Inquiry committee split over Murdoch's fitness to run News Corp

The most damning conclusion of the media select committee report into phone hacking – that Rupert Murdoch is “not a fit person” to run a major company - was not backed by any of its Tory members.

Detailed minutes of the battle to agree a final text lay bare a number of splits, mainly along party lines, over a series of proposed changes directly attacking the media mogul and son James.

Some Conservatives expressed concern that the failure to secure unanimous approval of the report would lessen its impact and accused Labour MPs of going beyond the available evidence.

And there was no effort to disguise the serious disagreement at a press conference to discuss the findings as MPs directed almost as many barbs at each other as at those their report condemned.

There was much clearer agreement among the 11-member group notably over the finding that three former senior executives – Les Hinton, Colin Myler and Tom Crone – misled the committee.

But the Conservative members of the committee refused to endorse a series of amendments tabled by Labour members Tom Watson and Paul Farrelly that levelled accusations directly at the Murdochs.

On two key passages the committee split by six votes to four – with the five Labour MPs and the sole Liberal Democrat member Adrian Sanders forcing through the changes.

The Tory chair of the committee, John Whittingdale, who holds a casting vote, did not take part in any of the divisions but clearly hinted that he would have sided with party colleagues.

One of the changes – inserted by Mr Farrelly – struck out the originally drafted line that the committee was “inclined to accept” James Murdoch had not seen the pivotal “for Neville” email.

The final report said the committee “cannot come to a definitive conclusion one way or the other” but believed the then News International chairman subsequently guilty of “wilful ignorance”.

A bid by Tory Damian Collins to replace it with a statement that there was “no conclusive evidence that James Murdoch saw the ’for Neville’ email or that he understood its wider significance” was rejected by the same Labour/Lib Dem majority vote.

The other, promoted by prominent Rupert Murdoch critic and hacking campaigner Mr Watson, contained the stark “not a fit person” conclusion about the veteran newspaper proprietor.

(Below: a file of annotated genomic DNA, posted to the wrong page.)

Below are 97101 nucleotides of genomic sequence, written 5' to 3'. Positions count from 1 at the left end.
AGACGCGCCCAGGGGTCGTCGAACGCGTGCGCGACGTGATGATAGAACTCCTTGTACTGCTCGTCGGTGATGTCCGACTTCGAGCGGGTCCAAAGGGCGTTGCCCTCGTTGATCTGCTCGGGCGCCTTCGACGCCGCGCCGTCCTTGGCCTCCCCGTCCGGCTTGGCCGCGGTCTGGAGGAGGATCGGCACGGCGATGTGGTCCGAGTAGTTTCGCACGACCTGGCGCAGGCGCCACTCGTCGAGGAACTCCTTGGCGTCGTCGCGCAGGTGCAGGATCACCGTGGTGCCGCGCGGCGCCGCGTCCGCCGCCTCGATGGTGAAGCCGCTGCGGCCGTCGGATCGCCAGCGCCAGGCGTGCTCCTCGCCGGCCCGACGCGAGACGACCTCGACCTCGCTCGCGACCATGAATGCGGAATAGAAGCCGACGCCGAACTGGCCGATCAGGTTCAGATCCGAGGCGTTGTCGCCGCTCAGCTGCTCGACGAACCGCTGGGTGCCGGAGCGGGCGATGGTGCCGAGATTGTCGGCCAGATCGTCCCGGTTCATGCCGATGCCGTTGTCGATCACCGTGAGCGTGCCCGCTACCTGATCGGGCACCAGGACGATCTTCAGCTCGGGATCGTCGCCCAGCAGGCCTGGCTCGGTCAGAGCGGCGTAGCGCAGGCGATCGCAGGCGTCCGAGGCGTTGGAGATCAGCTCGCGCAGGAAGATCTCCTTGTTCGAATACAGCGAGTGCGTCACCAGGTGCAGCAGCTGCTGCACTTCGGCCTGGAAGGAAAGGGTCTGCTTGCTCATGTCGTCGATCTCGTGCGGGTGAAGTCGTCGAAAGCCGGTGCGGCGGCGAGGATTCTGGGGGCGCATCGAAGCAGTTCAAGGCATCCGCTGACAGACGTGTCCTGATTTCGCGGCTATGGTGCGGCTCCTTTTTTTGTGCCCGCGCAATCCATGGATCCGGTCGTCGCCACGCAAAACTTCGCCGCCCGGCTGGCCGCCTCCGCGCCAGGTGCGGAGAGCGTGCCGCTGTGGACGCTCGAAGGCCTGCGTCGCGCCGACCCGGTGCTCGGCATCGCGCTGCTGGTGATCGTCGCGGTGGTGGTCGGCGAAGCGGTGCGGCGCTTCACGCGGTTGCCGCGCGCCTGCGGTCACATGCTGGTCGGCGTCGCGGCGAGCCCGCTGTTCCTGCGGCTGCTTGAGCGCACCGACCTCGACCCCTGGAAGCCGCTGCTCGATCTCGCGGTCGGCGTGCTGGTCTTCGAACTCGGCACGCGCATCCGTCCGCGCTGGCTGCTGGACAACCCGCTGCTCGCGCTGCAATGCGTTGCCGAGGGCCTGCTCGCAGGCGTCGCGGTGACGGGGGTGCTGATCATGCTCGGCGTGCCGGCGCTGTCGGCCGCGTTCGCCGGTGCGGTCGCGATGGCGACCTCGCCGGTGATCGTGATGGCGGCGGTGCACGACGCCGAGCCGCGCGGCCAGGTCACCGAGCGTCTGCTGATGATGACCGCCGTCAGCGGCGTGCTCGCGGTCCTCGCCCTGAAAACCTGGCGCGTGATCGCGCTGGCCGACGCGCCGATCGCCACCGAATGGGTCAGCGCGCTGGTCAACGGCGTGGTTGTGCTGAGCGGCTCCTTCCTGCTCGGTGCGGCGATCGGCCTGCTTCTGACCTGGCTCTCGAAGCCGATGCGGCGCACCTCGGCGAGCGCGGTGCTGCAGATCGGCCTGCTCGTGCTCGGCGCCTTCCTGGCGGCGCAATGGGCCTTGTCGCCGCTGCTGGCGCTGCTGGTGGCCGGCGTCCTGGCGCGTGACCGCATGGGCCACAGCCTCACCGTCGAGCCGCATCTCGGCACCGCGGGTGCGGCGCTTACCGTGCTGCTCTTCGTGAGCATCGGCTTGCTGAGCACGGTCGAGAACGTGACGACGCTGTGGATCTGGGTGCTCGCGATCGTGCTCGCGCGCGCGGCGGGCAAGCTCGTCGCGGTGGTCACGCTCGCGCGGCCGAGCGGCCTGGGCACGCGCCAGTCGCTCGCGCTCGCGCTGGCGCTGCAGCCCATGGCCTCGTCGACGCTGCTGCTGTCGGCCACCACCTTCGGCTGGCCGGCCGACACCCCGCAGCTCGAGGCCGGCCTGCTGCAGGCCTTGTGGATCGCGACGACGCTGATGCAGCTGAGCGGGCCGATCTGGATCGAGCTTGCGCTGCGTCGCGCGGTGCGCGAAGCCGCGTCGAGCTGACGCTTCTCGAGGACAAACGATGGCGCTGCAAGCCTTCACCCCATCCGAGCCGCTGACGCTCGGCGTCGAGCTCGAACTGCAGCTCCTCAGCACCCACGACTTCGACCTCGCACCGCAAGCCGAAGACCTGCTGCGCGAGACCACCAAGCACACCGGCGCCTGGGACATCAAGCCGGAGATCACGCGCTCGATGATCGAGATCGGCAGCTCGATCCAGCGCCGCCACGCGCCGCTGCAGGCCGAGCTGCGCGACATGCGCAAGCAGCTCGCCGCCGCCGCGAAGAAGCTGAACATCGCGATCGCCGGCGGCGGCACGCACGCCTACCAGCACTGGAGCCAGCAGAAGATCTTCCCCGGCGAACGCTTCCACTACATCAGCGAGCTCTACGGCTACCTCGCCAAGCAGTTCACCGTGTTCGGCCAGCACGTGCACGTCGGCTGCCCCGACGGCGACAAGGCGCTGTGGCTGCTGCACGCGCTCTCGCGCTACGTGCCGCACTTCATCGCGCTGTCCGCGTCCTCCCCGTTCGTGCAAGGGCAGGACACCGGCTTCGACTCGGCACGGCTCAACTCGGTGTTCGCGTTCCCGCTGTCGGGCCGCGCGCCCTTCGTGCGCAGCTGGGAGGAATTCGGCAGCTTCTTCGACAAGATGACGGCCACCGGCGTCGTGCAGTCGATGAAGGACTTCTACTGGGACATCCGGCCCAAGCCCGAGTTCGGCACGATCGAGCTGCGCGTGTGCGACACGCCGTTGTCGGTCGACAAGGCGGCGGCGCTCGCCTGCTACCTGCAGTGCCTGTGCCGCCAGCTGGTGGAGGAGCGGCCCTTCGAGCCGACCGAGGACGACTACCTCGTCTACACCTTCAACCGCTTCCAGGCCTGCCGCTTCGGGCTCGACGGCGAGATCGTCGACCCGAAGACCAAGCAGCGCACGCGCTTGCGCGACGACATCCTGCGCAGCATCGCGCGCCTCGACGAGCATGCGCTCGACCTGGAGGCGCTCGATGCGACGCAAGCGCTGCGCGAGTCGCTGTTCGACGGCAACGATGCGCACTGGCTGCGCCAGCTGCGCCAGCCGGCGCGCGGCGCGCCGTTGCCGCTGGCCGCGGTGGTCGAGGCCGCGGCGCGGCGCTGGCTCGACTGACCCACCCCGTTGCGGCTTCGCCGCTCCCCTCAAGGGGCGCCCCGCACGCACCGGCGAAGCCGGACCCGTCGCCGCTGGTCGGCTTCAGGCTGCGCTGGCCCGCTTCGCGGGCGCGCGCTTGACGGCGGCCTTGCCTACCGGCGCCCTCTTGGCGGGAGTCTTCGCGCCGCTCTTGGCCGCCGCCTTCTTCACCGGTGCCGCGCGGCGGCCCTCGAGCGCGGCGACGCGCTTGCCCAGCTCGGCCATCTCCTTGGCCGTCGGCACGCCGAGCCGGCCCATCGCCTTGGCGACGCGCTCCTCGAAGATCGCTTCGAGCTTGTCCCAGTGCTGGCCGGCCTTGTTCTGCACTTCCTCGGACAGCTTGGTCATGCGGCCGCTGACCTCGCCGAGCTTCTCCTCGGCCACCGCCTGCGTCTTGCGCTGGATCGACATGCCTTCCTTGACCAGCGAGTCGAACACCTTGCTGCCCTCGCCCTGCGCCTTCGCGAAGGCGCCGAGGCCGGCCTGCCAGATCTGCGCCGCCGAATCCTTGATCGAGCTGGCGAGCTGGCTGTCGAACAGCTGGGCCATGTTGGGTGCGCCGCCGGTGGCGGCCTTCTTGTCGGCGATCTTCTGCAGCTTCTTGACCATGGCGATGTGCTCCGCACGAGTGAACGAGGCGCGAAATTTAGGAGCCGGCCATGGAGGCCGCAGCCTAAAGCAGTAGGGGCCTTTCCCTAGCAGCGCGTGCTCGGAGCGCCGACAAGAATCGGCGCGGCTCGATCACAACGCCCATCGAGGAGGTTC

He had, it said, “turned a blind eye and exhibited wilful blindness to what was going on in his companies and publications” – symptomatic of a “lack of effective corporate governance”.

The two sides came close to agreement on one criticism of the Murdochs – that it was “simply astonishing” they failed to realise that hacking went wider than one “rogue reporter” until December 2010.

All but one member of the committee – Tory Therese Coffey – voted to accept the wording. She explained later that she felt it was too open to interpretations that she did not endorse.

As a result of their failure to block the changes, the Tories also felt unable to vote for the report as a whole which was, itself, carried by the same 6-4 majority.

Lining up to discuss the report – Mr Watson issued a direct rebuke to MPs who “did not feel sufficiently convinced or confident to hold the most powerful to account”.

He was met with a barrage of retorts from Tory counterparts however who accused him of getting “carried away” and making judgments beyond what the committee’s evidence allowed.

One Tory Philip Davies said he believed “very clearly” that they had heard nothing to suggest Mr Murdoch was not a “fit and proper” person – dismissing it as a “completely ludicrous” conclusion.

“Many people may conclude that some people’s conclusions were written before any of the evidence was ever heard, and I think that is very sad,” he said.

Another accused him of wrongly attempting to apply what should be a specific legal test applied by regulator Ofcom without the necessary facts.

Critics suggested Mr Watson should have accepted only what could be agreed unanimously to avoid undermining the report’s findings – making his views known in a separate statement.

Many commentators though saw his insistence on pushing the amendments through as a highly political move to portray the Conservatives as defenders of Mr Murdoch.

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